Here is an example of a photo that will work perfectly for me. The dog is looking directly into the camera, I can see his eyes well, I can make out all of the details, and this is a great angle! (Nice work Benji's mom!)

Photographing Your Pet

This is not as easy as you may think! Here are a list of pointers that I think will help to get a good photo and to explain better what I'm looking for in a photo. Smartphones these days are taking wonderful photos and they work perfectly fine for me. 

1. Lighting

Lighting is especially important in your photos. If it's too dark you may be forced to use a flash and then the animal may have "red-eye" or a glare in their eyes. It is VERY hard for me to work from these types of photos. If the light is too bright then some of details may be lost and the shadows may be too extreme. The best solution is to find something in between. I usually recommend people take photos outdoors. The best type of light is when it is "diffused." You do not want direct sunlight so overcast days work the best. If there's an area (say, on a porch, or in a sunny room during the middle of the day) where there is plenty of light but the sun isn't shining directly into the room, this could work. So long as you don't have to use a flash! If you do end up taking the photo indoors, make sure the light is BEHIND YOU when you take the photo. If you try to take a photo of something with the light behind the animal, the animal will end up being very dark in the photo.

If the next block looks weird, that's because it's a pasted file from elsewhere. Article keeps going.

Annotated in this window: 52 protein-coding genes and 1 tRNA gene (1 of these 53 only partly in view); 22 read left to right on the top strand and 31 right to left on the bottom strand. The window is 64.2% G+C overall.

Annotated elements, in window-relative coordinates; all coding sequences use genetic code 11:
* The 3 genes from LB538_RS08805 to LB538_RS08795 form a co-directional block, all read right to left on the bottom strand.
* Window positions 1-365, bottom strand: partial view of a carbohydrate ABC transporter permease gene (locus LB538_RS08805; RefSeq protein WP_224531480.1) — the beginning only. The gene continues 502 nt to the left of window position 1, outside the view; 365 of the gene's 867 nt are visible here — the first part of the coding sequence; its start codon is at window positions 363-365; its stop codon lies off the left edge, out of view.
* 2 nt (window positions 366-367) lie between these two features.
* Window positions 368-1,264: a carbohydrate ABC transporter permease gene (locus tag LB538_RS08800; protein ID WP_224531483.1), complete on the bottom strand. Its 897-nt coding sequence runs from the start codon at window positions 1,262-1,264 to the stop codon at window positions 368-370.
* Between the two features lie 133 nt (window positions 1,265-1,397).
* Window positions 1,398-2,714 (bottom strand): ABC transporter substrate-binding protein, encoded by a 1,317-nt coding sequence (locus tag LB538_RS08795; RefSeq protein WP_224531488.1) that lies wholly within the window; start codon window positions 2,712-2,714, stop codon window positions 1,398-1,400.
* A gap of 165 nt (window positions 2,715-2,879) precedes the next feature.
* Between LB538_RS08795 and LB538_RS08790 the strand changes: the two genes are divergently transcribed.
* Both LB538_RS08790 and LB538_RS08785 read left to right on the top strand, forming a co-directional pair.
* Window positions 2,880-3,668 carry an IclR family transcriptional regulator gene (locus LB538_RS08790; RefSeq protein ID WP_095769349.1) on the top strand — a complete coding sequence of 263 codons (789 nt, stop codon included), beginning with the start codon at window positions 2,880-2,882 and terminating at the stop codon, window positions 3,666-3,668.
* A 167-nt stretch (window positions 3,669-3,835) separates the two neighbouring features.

2. Metering an iPhone (lighting continued)

You may already know this but you may be about to learn a wonderful trick! This may work for other smartphones too but I'm not sure. When you're about to take a photo and you can see the imageon your screen, you can actually tap anywhere on your screen to "meter" the camera. "Metering" is a term all photographers know, which means that the camera is actually measuring the amount of light that is coming in so it can adjust its shutter speed and aperture to make sure it takes in just the right amount of light for the photograph. When you're taking a picture of your pet, you should "meter" the camera by touching the screen on the middle to darkest color ON your pet. Try playing around with this and metering the camera on different parts of the screen to get an idea of how the camera meters. Any time you're taking a photo on your phone (not necessarily of your pet), tap on the middle to darkest color on the screen. Since you'er taking a photo of your pet in this instance and the lighting is only important on them, tap on them until you find the best amount of light to take the photo.